Wednesday, April 12, 2006


Apparently some high school students back east have been suspended for content on their MySpace pages:
Seven Parsippany High School students will serve 5-day suspensions starting next Monday for setting up two accounts filled with photos and "vulgarities" about classmates and teachers, Interim Superintendent James Dwyer said today.
The students used cell phone cameras to photograph classmates and other school employees without their permission, Dwyer said. He did not say how many photos were posted.
A teacher surfing the Internet stumbled across one of the MySpace sites two weeks ago, Dwyer said, prompting an investigation by high school principal Anthony Sciaino and the school's police resource officer.
All seven students -- two freshmen, three sophomores and two juniors -- admitted to their involvement last week and both sites have been pulled from the Internet, Dwyer said. The group included both boys and girls, he said.

This is what I like to call "a crock of shit." As deplorable as the students' behavior may be, the school's reaction doesn't sit well with me.

I am troubled that this whole incident started with a teacher browsing student profiles. See, I'm a high school teacher too, and yes, I have MySpyed my students. I've only done this once, and it yielded too much information. Yes, I was shocked at what I saw my students saying and professing to have done or to intend to do. However, a quick reflection on my own high school years, ending a scant seven years back, revealed that yes, my own high school experience was very similar to what I saw students discussing. Does that mean teenage debauchery is "okay?" Not really, but I'm not too concerned about it either.

Reflecting back on my own high school experience, I remember an intense frustration at life in general, and I think this had a lot to do with the lot of teenagers within society as a whole. At the ages of 14-19, people are, essentially, the pariahs of society. No longer valued or cultivated as children, not yet accepted as adults, teenagers are forced into an ill-fitting situation of perpetuated restrictions and insufficient responsibility(and freedom). What results is a violent and fumbling transition towards adulthood that often manifests in some very ugly ways. But do I fault the teens? No. I fault society for not sufficiently incorporating the teens.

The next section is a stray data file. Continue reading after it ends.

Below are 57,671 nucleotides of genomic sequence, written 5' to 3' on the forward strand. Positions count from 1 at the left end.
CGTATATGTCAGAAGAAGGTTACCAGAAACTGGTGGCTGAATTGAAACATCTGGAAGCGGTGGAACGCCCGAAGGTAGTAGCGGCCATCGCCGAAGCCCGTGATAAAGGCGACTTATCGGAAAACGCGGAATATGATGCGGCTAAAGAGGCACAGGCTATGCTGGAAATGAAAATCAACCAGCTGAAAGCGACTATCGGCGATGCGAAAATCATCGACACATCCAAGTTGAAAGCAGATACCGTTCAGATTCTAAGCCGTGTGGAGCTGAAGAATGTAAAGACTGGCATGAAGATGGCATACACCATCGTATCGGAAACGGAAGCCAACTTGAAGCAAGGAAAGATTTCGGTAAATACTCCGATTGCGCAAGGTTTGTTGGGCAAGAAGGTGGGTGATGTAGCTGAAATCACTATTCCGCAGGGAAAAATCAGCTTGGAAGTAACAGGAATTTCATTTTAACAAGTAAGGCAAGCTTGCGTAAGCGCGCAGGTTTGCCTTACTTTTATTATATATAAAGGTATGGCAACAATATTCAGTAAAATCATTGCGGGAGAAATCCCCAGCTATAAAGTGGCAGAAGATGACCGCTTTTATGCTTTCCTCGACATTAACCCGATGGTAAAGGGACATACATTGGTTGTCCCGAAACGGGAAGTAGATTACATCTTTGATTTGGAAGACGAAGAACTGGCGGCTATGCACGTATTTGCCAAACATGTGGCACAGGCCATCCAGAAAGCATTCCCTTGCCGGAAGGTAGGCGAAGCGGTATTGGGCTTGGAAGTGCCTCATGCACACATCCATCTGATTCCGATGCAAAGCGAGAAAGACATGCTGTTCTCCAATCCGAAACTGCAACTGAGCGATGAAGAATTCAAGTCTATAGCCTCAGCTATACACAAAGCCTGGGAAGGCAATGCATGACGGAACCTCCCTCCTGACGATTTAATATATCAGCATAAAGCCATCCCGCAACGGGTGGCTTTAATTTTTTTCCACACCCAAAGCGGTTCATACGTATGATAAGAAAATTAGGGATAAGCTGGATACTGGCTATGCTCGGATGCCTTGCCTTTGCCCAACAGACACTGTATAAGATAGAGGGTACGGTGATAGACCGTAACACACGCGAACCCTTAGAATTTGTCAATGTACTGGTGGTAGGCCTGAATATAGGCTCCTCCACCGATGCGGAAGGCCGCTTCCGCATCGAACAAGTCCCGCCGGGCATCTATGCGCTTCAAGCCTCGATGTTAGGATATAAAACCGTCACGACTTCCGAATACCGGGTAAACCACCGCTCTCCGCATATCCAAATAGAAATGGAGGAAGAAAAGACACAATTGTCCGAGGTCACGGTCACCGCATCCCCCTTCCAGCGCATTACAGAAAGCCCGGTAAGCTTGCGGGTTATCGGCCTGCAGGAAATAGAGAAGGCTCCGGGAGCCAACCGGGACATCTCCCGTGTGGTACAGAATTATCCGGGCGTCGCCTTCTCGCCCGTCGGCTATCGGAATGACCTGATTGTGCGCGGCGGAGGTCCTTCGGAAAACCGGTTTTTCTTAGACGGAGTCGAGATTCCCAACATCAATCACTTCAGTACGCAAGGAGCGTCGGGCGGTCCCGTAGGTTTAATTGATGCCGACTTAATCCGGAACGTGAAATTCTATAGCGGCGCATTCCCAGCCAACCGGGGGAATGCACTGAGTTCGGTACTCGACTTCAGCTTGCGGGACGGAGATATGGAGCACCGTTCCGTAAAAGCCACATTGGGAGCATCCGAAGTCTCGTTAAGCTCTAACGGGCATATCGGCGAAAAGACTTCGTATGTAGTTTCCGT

When I was looking at my students' MySpace profiles, I felt that I was doing something wrong. It felt dirty. I felt I was invading their privacy. I thought this odd, since what I was looking at was by nature public. However, therein lies the rub. MySpace treads this odd space between public and private. Yes, it's publicly accessable, but it's only intended to be viewed by friends and/or folks of a similar peer group. Do I want teens, especially my own students browsing my MySpace page? No, and I in fact take pains to make sure I am un-locatable to them. I imagine and know my students' attitudes regarding their own pages and authority figures - such as myself - are similar. Where am I going with this? See below...

The school's main contention is that students were posting images of classmates and teachers "without their permission." I can see this being something of an issue if this were done in a truely public space, i.e. via flyers posted throughout town. However, posting these images in MySpace is arguably non-public. Whatever the case, the behavior in question was undoubtedly not intended to be public to school staff and administration, but intended for the students' peers. The posting of these images and comments is akin to a conversation between students off campus, after school. It's the late night session of BSing and shit-talking over coffee and a shared basket of chicken strips at the local diner. Now let me tell you, if I'd been suspended for some of the things I said or did late on a Friday or Saturday night amongst friends in a (fairly) private place, I'd have been livid.

In the end, I don't think what the students in question did was "okay." I think it's disrespectful and juvenile. But I also think that because it was done in quasi-private, the school doesn't really have any business in the matter. I am troubled that this and other schools are setting up a precedent for monitoring MySpace because they are pushing in and invading a teen space, a refuge. This is not okay. See below...

Imagine that you are at your local Denny's with your friends. It's late on a Saturday night, you are 17, and your basket of chilli cheese fries has just arrived. Now imagine that you and your friends are discussing girls, boys, that creepy substitute with a thermos of "coffee," and so forth. Now imagine that the entire time, the school's vice principal is standing over the table, watching and listening. Sends shivers down your spine, doesn't it? Well that's what's starting to happen with MySpace.